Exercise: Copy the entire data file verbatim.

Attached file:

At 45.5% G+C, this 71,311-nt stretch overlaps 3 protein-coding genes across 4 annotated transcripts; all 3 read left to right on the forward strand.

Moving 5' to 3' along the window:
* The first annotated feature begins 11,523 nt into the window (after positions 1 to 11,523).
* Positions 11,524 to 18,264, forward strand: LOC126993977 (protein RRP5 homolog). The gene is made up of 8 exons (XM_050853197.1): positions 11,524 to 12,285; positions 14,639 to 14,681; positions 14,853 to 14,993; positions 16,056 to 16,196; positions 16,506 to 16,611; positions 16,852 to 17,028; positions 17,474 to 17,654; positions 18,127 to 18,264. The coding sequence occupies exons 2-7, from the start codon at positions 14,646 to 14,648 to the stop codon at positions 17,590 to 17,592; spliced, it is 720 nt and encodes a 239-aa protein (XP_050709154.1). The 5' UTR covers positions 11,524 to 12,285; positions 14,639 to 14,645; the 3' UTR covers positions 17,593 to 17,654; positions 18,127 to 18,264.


At 45.5% G+C, this 71,311-nt stretch overlaps 3 protein-coding genes across 4 annotated transcripts; all 3 read left to right on the forward strand.

Moving 5' to 3' along the window:
* The first annotated feature begins 11,523 nt into the window (after positions 1 to 11,523).
* Positions 11,524 to 18,264, forward strand: LOC126993977 (protein RRP5 homolog). The gene is made up of 8 exons (XM_050853197.1): positions 11,524 to 12,285; positions 14,639 to 14,681; positions 14,853 to 14,993; positions 16,056 to 16,196; positions 16,506 to 16,611; positions 16,852 to 17,028; positions 17,474 to 17,654; positions 18,127 to 18,264. The coding sequence occupies exons 2-7, from the start codon at positions 14,646 to 14,648 to the stop codon at positions 17,590 to 17,592; spliced, it is 720 nt and encodes a 239-aa protein (XP_050709154.1). The 5' UTR covers positions 11,524 to 12,285; positions 14,639 to 14,645; the 3' UTR covers positions 17,593 to 17,654; positions 18,127 to 18,264.